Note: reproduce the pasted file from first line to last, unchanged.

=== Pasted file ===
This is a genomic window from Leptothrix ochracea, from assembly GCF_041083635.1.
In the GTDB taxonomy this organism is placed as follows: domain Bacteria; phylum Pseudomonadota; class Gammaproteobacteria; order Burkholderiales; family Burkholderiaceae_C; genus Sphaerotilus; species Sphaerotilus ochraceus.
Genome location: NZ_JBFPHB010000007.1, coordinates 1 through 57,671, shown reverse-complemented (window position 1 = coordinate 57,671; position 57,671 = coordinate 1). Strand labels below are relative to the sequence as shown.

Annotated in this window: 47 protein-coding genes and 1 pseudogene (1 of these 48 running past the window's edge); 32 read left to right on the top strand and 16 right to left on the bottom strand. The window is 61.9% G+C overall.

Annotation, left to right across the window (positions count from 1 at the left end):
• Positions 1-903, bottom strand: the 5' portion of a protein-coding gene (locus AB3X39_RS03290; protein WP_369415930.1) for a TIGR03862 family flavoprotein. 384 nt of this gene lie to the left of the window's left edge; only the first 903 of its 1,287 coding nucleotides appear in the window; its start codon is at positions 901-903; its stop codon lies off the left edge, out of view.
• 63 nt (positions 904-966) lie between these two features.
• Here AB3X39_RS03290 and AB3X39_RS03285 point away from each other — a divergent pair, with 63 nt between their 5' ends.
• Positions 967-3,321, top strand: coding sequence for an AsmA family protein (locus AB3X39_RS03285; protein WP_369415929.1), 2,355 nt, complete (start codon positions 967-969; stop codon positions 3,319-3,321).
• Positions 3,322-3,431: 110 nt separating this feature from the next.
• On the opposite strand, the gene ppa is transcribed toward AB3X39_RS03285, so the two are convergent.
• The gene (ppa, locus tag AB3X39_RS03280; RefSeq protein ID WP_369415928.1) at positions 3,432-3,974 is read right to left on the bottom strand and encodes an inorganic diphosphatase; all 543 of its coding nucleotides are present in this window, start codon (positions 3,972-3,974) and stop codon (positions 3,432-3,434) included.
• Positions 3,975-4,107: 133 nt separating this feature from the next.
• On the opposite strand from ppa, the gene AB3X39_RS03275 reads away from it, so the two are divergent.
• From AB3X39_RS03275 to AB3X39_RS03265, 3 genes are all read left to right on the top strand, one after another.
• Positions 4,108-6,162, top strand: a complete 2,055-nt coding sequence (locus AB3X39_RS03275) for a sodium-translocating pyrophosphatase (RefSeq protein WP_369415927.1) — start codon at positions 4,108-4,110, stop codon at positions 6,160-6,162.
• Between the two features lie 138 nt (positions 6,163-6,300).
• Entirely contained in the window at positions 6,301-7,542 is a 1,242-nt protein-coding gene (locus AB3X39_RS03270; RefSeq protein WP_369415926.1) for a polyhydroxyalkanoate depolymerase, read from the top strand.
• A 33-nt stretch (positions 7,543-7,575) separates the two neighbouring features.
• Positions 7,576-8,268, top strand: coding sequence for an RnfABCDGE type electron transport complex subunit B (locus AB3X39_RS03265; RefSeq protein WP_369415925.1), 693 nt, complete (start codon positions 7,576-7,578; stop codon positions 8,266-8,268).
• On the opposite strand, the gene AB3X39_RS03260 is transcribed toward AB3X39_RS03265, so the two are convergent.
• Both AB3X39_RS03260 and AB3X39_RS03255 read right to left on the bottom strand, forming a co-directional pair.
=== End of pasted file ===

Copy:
This is a genomic window from Leptothrix ochracea, from assembly GCF_041083635.1.
In the GTDB taxonomy this organism is placed as follows: domain Bacteria; phylum Pseudomonadota; class Gammaproteobacteria; order Burkholderiales; family Burkholderiaceae_C; genus Sphaerotilus; species Sphaerotilus ochraceus.
Genome location: NZ_JBFPHB010000007.1, coordinates 1 through 57,671, shown reverse-complemented (window position 1 = coordinate 57,671; position 57,671 = coordinate 1). Strand labels below are relative to the sequence as shown.

Annotated in this window: 47 protein-coding genes and 1 pseudogene (1 of these 48 running past the window's edge); 32 read left to right on the top strand and 16 right to left on the bottom strand. The window is 61.9% G+C overall.

Annotation, left to right across the window (positions count from 1 at the left end):
• Positions 1-903, bottom strand: the 5' portion of a protein-coding gene (locus AB3X39_RS03290; protein WP_369415930.1) for a TIGR03862 family flavoprotein. 384 nt of this gene lie to the left of the window's left edge; only the first 903 of its 1,287 coding nucleotides appear in the window; its start codon is at positions 901-903; its stop codon lies off the left edge, out of view.
• 63 nt (positions 904-966) lie between these two features.
• Here AB3X39_RS03290 and AB3X39_RS03285 point away from each other — a divergent pair, with 63 nt between their 5' ends.
• Positions 967-3,321, top strand: coding sequence for an AsmA family protein (locus AB3X39_RS03285; protein WP_369415929.1), 2,355 nt, complete (start codon positions 967-969; stop codon positions 3,319-3,321).
• Positions 3,322-3,431: 110 nt separating this feature from the next.
• On the opposite strand, the gene ppa is transcribed toward AB3X39_RS03285, so the two are convergent.
• The gene (ppa, locus tag AB3X39_RS03280; RefSeq protein ID WP_369415928.1) at positions 3,432-3,974 is read right to left on the bottom strand and encodes an inorganic diphosphatase; all 543 of its coding nucleotides are present in this window, start codon (positions 3,972-3,974) and stop codon (positions 3,432-3,434) included.
• Positions 3,975-4,107: 133 nt separating this feature from the next.
• On the opposite strand from ppa, the gene AB3X39_RS03275 reads away from it, so the two are divergent.
• From AB3X39_RS03275 to AB3X39_RS03265, 3 genes are all read left to right on the top strand, one after another.
• Positions 4,108-6,162, top strand: a complete 2,055-nt coding sequence (locus AB3X39_RS03275) for a sodium-translocating pyrophosphatase (RefSeq protein WP_369415927.1) — start codon at positions 4,108-4,110, stop codon at positions 6,160-6,162.
• Between the two features lie 138 nt (positions 6,163-6,300).
• Entirely contained in the window at positions 6,301-7,542 is a 1,242-nt protein-coding gene (locus AB3X39_RS03270; RefSeq protein WP_369415926.1) for a polyhydroxyalkanoate depolymerase, read from the top strand.
• A 33-nt stretch (positions 7,543-7,575) separates the two neighbouring features.
• Positions 7,576-8,268, top strand: coding sequence for an RnfABCDGE type electron transport complex subunit B (locus AB3X39_RS03265; RefSeq protein WP_369415925.1), 693 nt, complete (start codon positions 7,576-7,578; stop codon positions 8,266-8,268).
• On the opposite strand, the gene AB3X39_RS03260 is transcribed toward AB3X39_RS03265, so the two are convergent.
• Both AB3X39_RS03260 and AB3X39_RS03255 read right to left on the bottom strand, forming a co-directional pair.